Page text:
'Overhaul' in mental health care for Parkinson's sufferers pledged by Meriden MP - The Solihull Observer

'Overhaul' in mental health care for Parkinson's sufferers pledged by Meriden MP

Solihull Editorial 23rd May, 2018   0

A PLEDGE to ‘overhaul’ local care for Parkinson’s sufferers has been issued by Dame Caroline Spelman MP.

The Meriden MP says there is an insufficient amount of mental health support for the condition – despite anxiety and depression being among its most common symptoms.

A report named Mental Health Matters Too was published by this month by the All Party Parliamentary Group (APPG) on Parkinson’s – a long-term degenerative disorder of the central nervous system.

Dame Caroline says she is concerned that nearly half of all people with Parkinson’s experience mental health symptoms yet only a quarter of those affected receive any treatment for it.




The results of a year-long inquiry reveal the psychological aspects of Parkinson’s are being ignored by the health system.

She says many with the condition are waiting months, or even years, to get the mental health support they need.


Dame Caroline is now supporting the APPG’s calls to overhaul the NHS and deliver a more ‘joined up’ approach to care for all aspects of the condition.

She said: “This is an extremely important report. It highlights how there is currently an insufficient level of mental health support for patients with the condition, which must be addressed.

“I have made a commitment today to reach out to our local health authorities to discuss how we can ensure that people with Parkinson’s in Meriden and the wider West Midlands get timely and effective treatment that addresses not just the physical symptoms, but the psychological symptoms too.”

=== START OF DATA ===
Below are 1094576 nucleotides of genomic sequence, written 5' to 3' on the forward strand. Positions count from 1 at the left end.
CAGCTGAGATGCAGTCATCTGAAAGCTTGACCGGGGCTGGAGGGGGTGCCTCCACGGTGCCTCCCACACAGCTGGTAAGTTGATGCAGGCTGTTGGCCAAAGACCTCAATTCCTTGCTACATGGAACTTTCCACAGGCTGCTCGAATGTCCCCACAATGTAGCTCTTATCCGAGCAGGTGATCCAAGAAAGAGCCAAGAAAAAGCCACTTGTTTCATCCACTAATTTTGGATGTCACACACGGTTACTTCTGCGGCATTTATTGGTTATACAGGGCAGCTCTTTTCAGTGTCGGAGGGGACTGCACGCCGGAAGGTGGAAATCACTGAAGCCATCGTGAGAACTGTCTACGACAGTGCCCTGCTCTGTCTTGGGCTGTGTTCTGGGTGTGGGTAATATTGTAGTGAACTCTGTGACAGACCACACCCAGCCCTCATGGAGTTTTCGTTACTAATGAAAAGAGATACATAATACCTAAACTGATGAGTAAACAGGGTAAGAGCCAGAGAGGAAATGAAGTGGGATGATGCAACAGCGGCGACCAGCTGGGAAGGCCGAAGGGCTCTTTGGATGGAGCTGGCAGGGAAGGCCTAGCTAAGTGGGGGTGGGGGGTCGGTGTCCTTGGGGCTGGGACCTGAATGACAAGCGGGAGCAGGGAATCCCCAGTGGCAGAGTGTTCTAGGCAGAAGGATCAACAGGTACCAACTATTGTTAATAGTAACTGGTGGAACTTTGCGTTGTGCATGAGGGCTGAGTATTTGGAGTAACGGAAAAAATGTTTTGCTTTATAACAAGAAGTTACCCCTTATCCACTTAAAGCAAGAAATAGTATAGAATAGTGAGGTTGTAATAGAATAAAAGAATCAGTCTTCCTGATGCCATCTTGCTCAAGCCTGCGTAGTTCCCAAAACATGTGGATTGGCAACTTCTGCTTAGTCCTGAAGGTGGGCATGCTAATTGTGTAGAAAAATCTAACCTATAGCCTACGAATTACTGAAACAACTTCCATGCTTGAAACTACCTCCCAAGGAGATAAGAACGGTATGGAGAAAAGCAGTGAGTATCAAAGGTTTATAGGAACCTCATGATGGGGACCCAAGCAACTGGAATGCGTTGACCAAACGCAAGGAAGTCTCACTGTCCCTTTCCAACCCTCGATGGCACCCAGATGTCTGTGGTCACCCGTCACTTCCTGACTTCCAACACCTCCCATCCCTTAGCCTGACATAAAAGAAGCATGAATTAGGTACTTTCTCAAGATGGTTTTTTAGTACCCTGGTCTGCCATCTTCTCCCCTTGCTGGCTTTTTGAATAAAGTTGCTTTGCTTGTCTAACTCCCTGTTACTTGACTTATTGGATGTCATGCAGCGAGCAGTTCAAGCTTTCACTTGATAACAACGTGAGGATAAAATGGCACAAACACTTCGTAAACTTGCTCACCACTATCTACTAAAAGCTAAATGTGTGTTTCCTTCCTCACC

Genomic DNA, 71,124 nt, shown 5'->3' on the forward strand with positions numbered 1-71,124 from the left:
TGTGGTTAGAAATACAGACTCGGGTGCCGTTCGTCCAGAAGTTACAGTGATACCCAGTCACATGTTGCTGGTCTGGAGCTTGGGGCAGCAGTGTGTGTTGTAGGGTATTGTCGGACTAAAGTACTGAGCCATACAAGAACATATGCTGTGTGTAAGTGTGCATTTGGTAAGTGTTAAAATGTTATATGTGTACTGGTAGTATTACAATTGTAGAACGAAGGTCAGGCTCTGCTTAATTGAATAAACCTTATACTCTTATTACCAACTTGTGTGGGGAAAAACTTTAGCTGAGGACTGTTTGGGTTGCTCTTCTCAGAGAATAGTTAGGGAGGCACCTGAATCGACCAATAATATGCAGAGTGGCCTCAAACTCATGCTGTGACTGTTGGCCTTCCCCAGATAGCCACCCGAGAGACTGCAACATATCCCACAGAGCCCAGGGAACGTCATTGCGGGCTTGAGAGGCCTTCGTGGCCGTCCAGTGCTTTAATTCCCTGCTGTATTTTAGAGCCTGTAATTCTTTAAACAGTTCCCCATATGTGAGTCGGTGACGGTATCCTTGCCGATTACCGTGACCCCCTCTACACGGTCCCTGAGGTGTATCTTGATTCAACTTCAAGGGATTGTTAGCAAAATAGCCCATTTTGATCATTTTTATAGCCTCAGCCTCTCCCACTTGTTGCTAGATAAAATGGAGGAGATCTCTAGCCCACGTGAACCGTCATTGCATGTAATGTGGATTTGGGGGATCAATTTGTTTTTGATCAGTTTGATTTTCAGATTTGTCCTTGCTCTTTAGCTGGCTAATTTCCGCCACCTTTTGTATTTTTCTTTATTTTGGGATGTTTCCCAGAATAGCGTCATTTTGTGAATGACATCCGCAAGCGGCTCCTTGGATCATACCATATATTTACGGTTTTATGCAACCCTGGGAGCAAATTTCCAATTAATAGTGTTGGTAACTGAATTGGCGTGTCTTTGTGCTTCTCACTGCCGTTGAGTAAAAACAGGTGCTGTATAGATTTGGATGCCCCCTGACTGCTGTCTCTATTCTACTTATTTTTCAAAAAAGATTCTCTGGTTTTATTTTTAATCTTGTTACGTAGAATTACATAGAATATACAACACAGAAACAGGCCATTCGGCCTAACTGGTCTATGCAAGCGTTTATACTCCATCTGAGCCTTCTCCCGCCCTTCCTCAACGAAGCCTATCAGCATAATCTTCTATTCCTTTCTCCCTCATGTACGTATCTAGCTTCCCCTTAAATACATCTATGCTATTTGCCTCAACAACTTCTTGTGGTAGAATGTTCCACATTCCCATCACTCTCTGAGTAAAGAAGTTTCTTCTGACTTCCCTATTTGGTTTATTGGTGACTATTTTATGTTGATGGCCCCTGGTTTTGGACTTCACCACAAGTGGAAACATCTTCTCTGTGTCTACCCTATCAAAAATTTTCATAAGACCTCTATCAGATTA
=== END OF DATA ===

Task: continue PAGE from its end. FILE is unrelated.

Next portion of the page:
Research for the report, provided by charity Parkinson’s UK, shows nearly three quarters (72 per cent) say their mental health has affected their ability to socialise and Half find it harder to leave the house

More than a quarter (27 per cent) have felt suicidal.

Baroness Gale, who is co-chair of the APPG on Parkinson’s, said: “Although it’s clear the vast majority of people with Parkinson’s receive treatment to manage their easily-recognisable physical symptoms, such as tremor and rigidity, hardly any have access to the support they need for mental health symptoms until it’s too late.

“We hope this report will be the catalyst needed to raise awareness of this hidden aspect of the condition and prompt much-needed changes to the NHS’s approach to mental health for people with Parkinson’s.”

For more information visit www.parkinsons.org.uk/mentalhealthmatters and for support visit the confidential helpline on 0808 800 0303.

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